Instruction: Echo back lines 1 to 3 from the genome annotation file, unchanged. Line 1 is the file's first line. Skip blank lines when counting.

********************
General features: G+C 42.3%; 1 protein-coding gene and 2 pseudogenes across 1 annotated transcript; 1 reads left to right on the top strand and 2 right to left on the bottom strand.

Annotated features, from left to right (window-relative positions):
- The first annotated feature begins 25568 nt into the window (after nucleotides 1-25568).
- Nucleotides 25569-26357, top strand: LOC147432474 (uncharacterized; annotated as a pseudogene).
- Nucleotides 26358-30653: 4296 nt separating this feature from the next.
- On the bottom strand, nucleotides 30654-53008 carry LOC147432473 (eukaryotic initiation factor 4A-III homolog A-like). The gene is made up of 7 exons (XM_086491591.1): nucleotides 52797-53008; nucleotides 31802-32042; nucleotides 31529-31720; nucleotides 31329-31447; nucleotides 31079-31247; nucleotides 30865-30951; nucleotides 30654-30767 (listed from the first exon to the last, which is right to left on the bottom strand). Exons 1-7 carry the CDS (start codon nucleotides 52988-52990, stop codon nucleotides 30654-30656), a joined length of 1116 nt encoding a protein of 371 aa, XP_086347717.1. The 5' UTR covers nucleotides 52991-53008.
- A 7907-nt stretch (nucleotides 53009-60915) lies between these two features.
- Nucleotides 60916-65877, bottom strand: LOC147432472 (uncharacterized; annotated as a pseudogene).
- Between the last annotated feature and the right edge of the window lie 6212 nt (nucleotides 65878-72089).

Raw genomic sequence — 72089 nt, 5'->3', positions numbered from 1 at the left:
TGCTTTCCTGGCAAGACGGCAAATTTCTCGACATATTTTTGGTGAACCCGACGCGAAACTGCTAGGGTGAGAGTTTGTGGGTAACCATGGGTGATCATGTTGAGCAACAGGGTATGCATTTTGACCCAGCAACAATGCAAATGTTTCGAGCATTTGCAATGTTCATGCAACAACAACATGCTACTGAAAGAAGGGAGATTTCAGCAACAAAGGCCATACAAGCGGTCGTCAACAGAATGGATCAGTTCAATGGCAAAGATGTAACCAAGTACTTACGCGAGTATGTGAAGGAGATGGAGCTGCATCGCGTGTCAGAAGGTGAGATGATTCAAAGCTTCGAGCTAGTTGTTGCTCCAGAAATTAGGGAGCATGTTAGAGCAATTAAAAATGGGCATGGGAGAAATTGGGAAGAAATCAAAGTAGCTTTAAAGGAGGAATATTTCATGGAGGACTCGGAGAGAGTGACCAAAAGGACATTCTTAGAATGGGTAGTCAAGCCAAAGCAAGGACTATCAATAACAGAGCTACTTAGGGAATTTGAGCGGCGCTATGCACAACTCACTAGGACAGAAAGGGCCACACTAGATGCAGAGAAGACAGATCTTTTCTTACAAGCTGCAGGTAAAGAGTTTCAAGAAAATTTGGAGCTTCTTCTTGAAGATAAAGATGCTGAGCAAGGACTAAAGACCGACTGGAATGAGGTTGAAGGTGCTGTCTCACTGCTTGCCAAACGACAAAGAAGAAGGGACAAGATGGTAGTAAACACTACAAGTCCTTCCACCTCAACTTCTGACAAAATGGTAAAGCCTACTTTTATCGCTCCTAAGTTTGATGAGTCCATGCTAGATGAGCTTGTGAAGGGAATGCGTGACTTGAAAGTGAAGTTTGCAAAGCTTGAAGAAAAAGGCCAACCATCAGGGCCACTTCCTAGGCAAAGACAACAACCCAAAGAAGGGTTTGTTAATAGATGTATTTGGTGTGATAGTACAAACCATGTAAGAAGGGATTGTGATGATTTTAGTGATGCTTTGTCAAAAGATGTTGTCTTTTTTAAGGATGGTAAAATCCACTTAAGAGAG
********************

General features: G+C 42.3%; 1 protein-coding gene and 2 pseudogenes across 1 annotated transcript; 1 reads left to right on the top strand and 2 right to left on the bottom strand.

Annotated features, from left to right (window-relative positions):
- The first annotated feature begins 25568 nt into the window (after nucleotides 1-25568).